Important Reporting Deadlines

Employers will have to provide the 2017 Form 1095-C to eligible employees by January 31, 2018. Last year, an extension was granted, but there has been no similar change for the 2018 year up to this point. The 1095-C is considered a complicated form. For this reason, automation of such documents is recommended, especially since employers who file 250 or more information returns are required to file electronically with the IRS.

Below are the 2017 filing deadlines:

  • January 31, 2018 – 1095-C forms delivered to employees
  • February 28, 2018 – Paper filing with IRS
  • March 31, 2018 – eFiling with IRS

 

Reminder: IRS paper filing due Feb. 28, 2018! For more important dates/updates, read this:

Recommendations for 2018 Reporting

First and foremost, do your research on your particular Affordable Care Act (ACA) requirements. While much of the legislation remains the same as last year, your organization may have undergone changes that affect your qualifications and responsibilities. If you do not already comply to these requirements, consider the consequences and penalties as outlined in this Society for Human Resources Management (SHRM) post. Along those lines, be sure to consider what is expected by your talented workforce in relation to what is required by law. Employee benefits are still highly considered when candidates weigh employment options. With that, you should be sure to communicate employee benefits to your workforce. That includes what will remain the same and what will change. Your transparency will help employees plan and give them the ability to communicate concerns before they lead to turnover or unrest.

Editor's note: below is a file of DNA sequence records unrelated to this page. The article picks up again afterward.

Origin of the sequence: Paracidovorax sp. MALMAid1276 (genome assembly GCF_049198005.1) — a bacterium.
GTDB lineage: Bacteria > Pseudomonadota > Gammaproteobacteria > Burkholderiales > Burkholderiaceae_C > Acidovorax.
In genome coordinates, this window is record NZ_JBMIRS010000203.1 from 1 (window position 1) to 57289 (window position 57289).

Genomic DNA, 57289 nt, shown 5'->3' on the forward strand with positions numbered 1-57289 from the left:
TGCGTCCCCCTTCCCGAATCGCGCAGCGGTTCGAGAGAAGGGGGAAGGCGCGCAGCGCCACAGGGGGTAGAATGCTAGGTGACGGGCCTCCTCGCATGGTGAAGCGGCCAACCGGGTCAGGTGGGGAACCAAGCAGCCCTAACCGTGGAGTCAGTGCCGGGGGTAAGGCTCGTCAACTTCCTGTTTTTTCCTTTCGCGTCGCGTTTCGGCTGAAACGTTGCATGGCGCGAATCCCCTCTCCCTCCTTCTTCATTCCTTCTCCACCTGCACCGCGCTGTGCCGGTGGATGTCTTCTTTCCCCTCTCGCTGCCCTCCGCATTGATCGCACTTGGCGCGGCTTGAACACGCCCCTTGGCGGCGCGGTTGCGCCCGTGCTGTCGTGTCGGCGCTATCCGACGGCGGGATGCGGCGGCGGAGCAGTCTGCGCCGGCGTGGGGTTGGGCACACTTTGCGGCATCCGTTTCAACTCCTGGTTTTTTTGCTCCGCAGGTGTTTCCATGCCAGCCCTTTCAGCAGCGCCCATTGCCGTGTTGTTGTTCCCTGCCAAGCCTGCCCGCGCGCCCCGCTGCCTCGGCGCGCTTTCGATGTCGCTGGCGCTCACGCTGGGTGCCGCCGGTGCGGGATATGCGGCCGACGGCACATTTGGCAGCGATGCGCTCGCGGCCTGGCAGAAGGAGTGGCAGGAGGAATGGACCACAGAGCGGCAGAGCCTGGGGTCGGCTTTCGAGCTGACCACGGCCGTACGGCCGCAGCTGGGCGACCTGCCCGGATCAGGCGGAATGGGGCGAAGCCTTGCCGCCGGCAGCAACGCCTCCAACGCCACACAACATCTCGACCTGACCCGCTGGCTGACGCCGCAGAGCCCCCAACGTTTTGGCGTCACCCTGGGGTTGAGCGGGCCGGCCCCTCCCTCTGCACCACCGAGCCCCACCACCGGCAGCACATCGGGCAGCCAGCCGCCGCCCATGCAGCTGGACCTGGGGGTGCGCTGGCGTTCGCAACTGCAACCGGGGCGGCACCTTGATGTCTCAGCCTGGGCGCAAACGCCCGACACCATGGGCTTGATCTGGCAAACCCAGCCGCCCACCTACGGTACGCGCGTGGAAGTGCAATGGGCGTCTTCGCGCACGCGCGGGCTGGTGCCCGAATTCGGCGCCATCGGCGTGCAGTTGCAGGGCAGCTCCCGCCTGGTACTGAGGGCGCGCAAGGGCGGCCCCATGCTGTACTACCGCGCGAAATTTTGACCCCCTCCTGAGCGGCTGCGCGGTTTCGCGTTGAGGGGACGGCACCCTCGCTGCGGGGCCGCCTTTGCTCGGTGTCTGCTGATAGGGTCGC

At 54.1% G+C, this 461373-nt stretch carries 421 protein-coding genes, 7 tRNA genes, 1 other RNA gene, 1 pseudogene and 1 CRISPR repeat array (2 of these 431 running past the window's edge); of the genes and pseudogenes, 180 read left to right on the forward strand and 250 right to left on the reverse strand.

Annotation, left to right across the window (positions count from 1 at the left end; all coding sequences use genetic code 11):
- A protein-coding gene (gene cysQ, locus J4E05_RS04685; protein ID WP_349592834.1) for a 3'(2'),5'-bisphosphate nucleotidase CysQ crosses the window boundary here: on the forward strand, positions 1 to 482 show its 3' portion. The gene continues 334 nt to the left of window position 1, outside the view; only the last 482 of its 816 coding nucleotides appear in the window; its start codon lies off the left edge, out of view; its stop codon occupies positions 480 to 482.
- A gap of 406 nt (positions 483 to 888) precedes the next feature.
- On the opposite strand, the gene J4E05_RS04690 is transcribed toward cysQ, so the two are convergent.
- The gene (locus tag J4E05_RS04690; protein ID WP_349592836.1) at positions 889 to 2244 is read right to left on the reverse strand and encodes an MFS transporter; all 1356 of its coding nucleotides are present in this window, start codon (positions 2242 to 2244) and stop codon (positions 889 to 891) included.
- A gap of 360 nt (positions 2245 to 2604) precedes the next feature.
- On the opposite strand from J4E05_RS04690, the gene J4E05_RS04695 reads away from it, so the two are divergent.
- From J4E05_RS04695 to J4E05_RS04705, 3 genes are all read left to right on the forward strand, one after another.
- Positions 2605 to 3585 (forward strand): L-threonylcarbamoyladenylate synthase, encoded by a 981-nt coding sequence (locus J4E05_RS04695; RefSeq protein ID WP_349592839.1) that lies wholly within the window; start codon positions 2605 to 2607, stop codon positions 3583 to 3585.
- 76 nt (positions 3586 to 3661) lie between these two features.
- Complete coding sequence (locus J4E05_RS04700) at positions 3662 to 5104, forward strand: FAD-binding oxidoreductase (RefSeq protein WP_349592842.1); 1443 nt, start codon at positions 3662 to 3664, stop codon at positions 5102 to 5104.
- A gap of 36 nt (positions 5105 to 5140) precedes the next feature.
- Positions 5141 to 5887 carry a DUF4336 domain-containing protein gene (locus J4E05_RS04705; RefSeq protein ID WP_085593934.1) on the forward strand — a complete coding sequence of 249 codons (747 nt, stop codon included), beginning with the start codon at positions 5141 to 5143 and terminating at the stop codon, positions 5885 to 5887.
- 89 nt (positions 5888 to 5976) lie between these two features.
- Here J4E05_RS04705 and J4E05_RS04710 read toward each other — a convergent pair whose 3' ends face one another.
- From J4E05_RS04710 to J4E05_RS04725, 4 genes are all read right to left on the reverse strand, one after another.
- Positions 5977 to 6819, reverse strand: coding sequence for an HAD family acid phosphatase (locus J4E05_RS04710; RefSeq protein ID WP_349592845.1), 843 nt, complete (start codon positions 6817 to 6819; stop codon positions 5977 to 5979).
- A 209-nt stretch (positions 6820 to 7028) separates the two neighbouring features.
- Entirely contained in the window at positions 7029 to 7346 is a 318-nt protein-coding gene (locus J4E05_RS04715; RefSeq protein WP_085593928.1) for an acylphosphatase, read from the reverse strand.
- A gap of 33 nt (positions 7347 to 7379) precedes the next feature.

Struggling with tough employee benefits conversations? Read this!

Last but not least, note the requirement of the IRS: all employers who file 250 or more information returns are required to file electronically with the IRS. Access to a reliable benefits administration team or tool will become critical in remaining compliant and organized during ACA reporting.

The right technology can help your growing organization avoid costly administrative burden, as well as save time. ClearCompany’s Benefits Administration solution will ensure compliance while providing a user-friendly portal. From open enrollment to reporting, our Benefits Administration works seamlessly with your already established talent management process. Tour it now!

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Related posts:

Talent Management, Employee Management, HR, Open Enrollment

Meredith Wholley
Meredith Wholley
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As a Marketing and Event Specialist, Meredith coordinates best-practice content and brand-awareness events for ClearCompany. With her career in HR tech, Meredith works closely with HR practitioners and is passionate about providing them with the tools and information they need to succeed.